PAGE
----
Byte of Prevention Blog

by Jay Reeves |

Foul Shots and Jump Balls

March Madness

As March Madness rages, it is time once again to raid recent headlines for some risk management rebounds:

A fool for a client? 
Pro hoopster and celebrity spouse Kris Humphries has filed documents to have himself appointed as his own lawyer in his divorce case against one or more of the Kardashians.

Spud Webb is a law professor … sort of. 
Tulane University Law School has formed a partnership with the National Basketball Retired Players Association to establish an “ask the expert” email hotline for its Sports Law Program. Students will be able to address questions on sports law and athlete representation to “Professors” like Spud Webb, Ice Gervin and Doctor J.

Law is done.
The University of Illinois has fired women’s basketball coach Jolette Law after five seasons.

Scottie sues … and scores! 
The post-retirement financial woes of former Chicago Bulls great Scottie Pippen have been well publicized. But Pippen is recouping at least some of his losses at the expense of former lawyers. A Cook County, Illinois jury awarded Pippen $2 million in a malpractice suit in which he claimed his attorneys failed to fully advise him before buying a Gulfstream jet in a deal that went quickly sour.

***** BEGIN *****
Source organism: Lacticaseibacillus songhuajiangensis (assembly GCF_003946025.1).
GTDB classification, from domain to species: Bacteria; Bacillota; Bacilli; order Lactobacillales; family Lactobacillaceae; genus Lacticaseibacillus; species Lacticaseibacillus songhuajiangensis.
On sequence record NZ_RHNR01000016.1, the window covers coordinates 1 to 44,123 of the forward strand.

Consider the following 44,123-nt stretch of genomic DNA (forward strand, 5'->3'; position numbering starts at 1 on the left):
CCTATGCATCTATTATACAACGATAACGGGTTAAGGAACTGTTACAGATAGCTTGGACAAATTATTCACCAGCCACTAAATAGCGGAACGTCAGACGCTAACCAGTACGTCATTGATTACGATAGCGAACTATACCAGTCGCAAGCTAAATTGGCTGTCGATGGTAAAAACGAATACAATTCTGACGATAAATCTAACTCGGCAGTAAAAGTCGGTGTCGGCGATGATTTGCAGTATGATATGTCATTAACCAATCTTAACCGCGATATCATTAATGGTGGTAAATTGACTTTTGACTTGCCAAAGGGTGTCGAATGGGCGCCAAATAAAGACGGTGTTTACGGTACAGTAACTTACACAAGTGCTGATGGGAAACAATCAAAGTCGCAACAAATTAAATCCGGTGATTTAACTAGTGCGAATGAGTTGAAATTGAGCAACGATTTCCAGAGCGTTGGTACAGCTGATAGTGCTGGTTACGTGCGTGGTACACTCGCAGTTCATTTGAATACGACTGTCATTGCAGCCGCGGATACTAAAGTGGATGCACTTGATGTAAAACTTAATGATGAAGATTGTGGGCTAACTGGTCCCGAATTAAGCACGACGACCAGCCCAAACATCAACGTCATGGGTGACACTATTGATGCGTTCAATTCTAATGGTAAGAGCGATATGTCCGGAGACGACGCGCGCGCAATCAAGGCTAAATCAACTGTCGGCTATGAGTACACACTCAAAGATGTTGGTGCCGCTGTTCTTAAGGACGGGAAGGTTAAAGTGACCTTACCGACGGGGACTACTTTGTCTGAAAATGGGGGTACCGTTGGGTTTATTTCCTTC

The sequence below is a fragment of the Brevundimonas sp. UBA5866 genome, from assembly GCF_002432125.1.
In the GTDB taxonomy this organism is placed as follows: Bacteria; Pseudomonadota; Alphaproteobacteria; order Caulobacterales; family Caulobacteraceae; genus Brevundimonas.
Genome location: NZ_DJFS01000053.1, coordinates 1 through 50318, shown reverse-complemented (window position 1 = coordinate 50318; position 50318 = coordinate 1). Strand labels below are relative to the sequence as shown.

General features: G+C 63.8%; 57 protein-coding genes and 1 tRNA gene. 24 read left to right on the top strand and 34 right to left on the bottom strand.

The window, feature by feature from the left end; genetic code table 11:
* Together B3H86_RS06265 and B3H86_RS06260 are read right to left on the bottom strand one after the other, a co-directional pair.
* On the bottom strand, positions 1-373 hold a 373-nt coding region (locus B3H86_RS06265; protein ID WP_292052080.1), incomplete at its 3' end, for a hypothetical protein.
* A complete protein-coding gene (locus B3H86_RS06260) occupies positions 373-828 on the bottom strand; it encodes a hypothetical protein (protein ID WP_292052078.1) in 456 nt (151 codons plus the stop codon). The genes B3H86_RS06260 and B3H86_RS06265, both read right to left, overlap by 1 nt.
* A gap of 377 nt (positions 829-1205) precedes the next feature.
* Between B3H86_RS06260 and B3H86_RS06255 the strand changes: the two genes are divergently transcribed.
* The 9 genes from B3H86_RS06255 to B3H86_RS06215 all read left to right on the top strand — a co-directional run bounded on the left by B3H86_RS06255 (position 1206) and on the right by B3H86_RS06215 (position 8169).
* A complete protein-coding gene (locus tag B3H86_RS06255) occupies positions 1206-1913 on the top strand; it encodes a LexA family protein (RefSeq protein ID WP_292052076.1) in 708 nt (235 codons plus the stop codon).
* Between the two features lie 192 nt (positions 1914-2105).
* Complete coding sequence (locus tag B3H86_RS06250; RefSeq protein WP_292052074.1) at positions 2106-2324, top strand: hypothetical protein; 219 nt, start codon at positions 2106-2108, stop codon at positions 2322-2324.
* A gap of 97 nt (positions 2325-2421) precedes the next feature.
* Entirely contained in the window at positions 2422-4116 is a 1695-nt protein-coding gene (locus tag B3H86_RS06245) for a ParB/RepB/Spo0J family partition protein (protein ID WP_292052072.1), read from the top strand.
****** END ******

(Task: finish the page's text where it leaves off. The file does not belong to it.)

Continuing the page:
NBA strike settled.
Last fall the owners and players of the National Basketball Association resolved their long-running legal drama, and the games finally began. The settlement came after the players threatened to “carpet-bomb” the owners with litigation, which commissioner David Stern warned would precipitate a “nuclear winter.” And we call it civil litigation.

And here’s “Slam Dunk For Justice,” my vote for the best public service announcement of the year, courtesy of the Texas Court System.

About the Author

Jay Reeves

Jay Reeves practiced law in North Carolina and South Carolina. He was Legal Editor at Lawyers Weekly and Risk Manager at Lawyers Mutual. He is the author of The Most Powerful Attorney in the World, a collection of short stories from a law life well-lived, which as the seasons pass becomes less about law and liability and more about loss, love, longing, laughter and life's lasting luminescence.

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